Mobile Malware: No Big Deal?
Verizon’s security research team wants you to know that the odds of catching a truly serious malware infection are about 0.03 percent, about the same as the average odds of being struck by lightning during a lifetime. So should we worry? Read on for the details, and my recommendations...
How Common is Mobile Malware?
Verizon, in its annual Data Breach Investigation Report (DBIR) considers malware that does more than just annoy you with unwanted ads to be “high-level” and counts it towards that 0.03 percent. (Counting all “unwanted software,” Verizon’s DBIR partner Kindsigh Security Labs came up with 0.68%, more than 22 times the “high-level” infection rate.) The sample population is “tens of millions” of Verizon Wireless users.
How Verizon Wireless determines who has a malware infection is not revealed. That omission should provide fuel for conspiracy theories about Verizon “spying” on customers’ phones and tablets. The closest the DRIR report comes to admitting this is: “We feel safe saying that while a major carrier is looking for and monitoring the security of mobile devices on its network, data breaches involving mobile devices should not be in any top-whatever list.” (Let’s not be coy, “major carrier.” And please, use a cogent tech writer for next year’s DBIR instead of a flowery and imprecise PR hack.)
When it comes to operating systems, Android is virtually the exclusive target of malware that Verizon found. The DBIR says that most of the attacks on iOS (iPhone and iPad) devices in its study turned out to be Android malware that picked the wrong target and failed.
FireEye, a security research firm and one of the DBIR’s contributors, studied 7 million mobile apps on iOS and Android during 2014. Ninety-six percent of malicious mobile apps targeted Android, they found. Golfers, campers, and other outdoorsy types are more likely to be hit by lightning, and Android users are more likely to catch malware than iOS users. Still, the average rate of infections on both platforms is just 0.03 percent, or 0.68 percent if adware really annoys you.
Adware is often spyware, too, notes FireEye, collecting personal information from the user (often with the user’s cooperation!) and delivering it to who-knows-who. This observation seems to have escaped the Verizon authors of the DBIR. Advertising is an increasingly favorite way for app developers to pay their bills; FireEye says adware-laden apps increased from 300,000 in 2013 to 410,000 in the first three quarters of 2014.
Mobile malware, like the mayfly, is extremely short-lived, the DBIR reports. Four out of five new malware species vanish from the mobile ecosystem after just a week, while 95 percent survive no more than a month. A never-ending torrent of new malware variants enters the wild simultaneously, keeping anti-malware software on its toes.
Where Does Mobile Malware Come From?
One thing that bothers me about this report is that (like so many others that discuss malicious apps) it does not say whether the malicious apps came from the Google Play store, or some sketchy third-party app store. Downloading apps from the latter requires explicit permission from the user, and these third-party app sources are notorious for not policing submissions.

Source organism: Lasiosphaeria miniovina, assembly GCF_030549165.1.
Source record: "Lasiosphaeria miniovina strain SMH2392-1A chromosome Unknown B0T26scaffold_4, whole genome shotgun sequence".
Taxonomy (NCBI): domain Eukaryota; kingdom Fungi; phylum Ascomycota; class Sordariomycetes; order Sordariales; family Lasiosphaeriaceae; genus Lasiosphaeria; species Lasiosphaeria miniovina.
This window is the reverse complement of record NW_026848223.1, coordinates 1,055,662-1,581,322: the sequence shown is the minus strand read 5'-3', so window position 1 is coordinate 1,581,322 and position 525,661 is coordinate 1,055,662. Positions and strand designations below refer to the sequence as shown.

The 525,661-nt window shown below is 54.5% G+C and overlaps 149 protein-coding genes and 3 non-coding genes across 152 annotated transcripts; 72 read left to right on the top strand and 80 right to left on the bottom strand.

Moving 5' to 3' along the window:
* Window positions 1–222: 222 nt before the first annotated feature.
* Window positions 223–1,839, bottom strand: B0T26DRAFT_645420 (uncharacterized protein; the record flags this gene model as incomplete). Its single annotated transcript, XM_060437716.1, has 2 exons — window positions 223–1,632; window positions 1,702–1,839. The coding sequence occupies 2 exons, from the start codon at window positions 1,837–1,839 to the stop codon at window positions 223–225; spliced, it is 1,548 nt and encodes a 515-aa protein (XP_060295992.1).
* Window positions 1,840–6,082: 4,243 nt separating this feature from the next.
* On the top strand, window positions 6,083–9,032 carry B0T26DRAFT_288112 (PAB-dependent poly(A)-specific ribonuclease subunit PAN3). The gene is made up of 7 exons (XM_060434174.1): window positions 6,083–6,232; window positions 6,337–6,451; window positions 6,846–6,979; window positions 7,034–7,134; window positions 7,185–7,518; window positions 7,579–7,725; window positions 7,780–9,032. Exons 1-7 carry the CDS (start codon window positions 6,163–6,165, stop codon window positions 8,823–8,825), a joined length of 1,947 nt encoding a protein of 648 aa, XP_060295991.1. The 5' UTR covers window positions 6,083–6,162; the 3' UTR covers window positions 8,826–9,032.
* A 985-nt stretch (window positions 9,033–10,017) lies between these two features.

Verizon’s bottom line is that yes, Android mobile devices are clearly vulnerable to malware, but actual instances of "serious" infections are still very rare. The question they do not address is whether or not smartphone users should install anti-malware apps. To be fair, the DBIR report is focused on malware being used as an attack vector against business networks. But here's my opinion...
Two years ago, I wrote the following in Do You Need Mobile Security Protection?:
If your smartphone activity is centered on talk, text, email or web browsing, I don't see a risk that warrants anti-malware protection. If you're into apps, follow these rules to stay safe:
- Don't download from third-party app stores such as GetJar, where oversight is lacking or less stringent. If you're outside the USA, be aware that malware abounds in Chinese and Russian app markets.
- Before downloading an app, check the permissions that the app is requesting. If an app wants permission to make phone calls; the ability to send, receive or access your SMS messages; or access to your contacts, calendar or camera, those may be red flags, unless it seems obvious that the app would need to do those things.
- Don't download apps that have been on the market less than a month, and only then if they have several thousand downloads and lots of good reviews.
I stand by those recommendations, but if you feel that you need additional protection, AV-TEST has a list of mobile anti-malware apps, along with ratings and reviews. You'll find products from familiar security vendors there, including AVG, Avast, Avira, Bitdefender, Kaspersky and Norton.
Have you experienced a malware problem on your mobile device? Your thoughts on this topic are welcome. Post your comment or question below...
This article was posted by Bob Rankin on 1 May 2015
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Article information: AskBobRankin -- Mobile Malware: No Big Deal? (Posted: 1 May 2015)
Copyright © 2005 - Bob Rankin - All Rights Reserved